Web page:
Houses have the power to bring joy and meaningful connection to our physical world. And in this moment of being homebound, while we need our interior spaces to be flexible to accommodate temporary activities, more importantly we need to enjoy the space regardless of what function it serves. We delight in natural daylighting, quality materials, healthy indoor air quality, and access to livable outdoor spaces. In many ways, this analog moment is a return to simple living, and in designing future homes, we will think more about what is essential to the experience of how we want to live.
Matt Krissel, partner at KieranTimberlake
Certainly, the current health crisis is causing many of us to see our homes in a new light. It remains to be seen how our newly acquired habits and behaviors might become more permanent. More businesses may accept working from home, modes of teaching and learning could change, and just spending more time at home than we used to will all have an impact on the design of single- and multi-family homes going forward. It wouldn't surprise me if people had different expectations and aspirations for what a home can and should be after we emerge from this.
Ryan Leidner, architect and founder of Ryan Leidner Architecture
In terms of design, I think people are seeing their living spaces as their refuges—sanctuaries where they're safe and comforted. In the short term, as the outside world becomes less touchable, I can see a great desire for the materials, textures and objects within our homes to have more of a tactile quality that invites us to use them. As access to the outdoors becomes more limited, I can see people getting more creative and interested in ways to bring the outside in, possibly re-imagining their living spaces as indoor gardens and landscapes.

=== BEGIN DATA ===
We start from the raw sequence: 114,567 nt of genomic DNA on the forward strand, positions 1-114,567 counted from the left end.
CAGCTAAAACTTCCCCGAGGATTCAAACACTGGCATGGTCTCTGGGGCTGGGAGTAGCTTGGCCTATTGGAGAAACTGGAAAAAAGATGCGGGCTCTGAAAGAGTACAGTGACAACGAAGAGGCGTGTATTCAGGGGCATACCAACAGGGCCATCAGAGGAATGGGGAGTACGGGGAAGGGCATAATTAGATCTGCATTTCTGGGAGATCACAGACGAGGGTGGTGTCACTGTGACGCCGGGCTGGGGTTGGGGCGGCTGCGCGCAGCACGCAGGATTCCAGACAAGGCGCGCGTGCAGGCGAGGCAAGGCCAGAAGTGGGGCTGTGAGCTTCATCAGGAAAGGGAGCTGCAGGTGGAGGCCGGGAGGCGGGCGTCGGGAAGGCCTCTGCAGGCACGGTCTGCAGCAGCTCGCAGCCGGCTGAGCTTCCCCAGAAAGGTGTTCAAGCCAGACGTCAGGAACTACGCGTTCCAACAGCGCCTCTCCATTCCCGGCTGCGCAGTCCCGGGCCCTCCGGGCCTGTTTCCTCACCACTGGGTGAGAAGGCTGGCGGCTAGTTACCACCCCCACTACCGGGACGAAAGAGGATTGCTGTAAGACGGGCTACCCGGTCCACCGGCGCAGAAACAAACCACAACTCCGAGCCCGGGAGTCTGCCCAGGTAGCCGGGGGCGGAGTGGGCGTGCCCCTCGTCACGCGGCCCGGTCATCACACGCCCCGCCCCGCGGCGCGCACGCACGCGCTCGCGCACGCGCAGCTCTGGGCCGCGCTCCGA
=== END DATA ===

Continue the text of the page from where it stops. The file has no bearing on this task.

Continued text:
Brian MacKay-Lyons, architect and founder of MacKay-Lyons Sweetapple Architects
MacKay-Lyons Sweetapple has always questioned consumption, and in a way all of this is reinforcing business as usual for us and our work. We’re interested in economy as a democratic idea—houses should be economically accessible. It’s the same way Frank Lloyd Wright thought about his Usonian homes, and how Ferdinand Porsche thought about the Volkswagen.
People think sustainability is a new thing, but traditional cultures have always operated this way—in terms of economy. Economy is what you do when you can’t afford to get it wrong. That’s how we look at vernaculars. As architects we’re in the aesthetics business, and economy is universally an aesthetic idea. We’re doing more with less. It’s "frugal chic."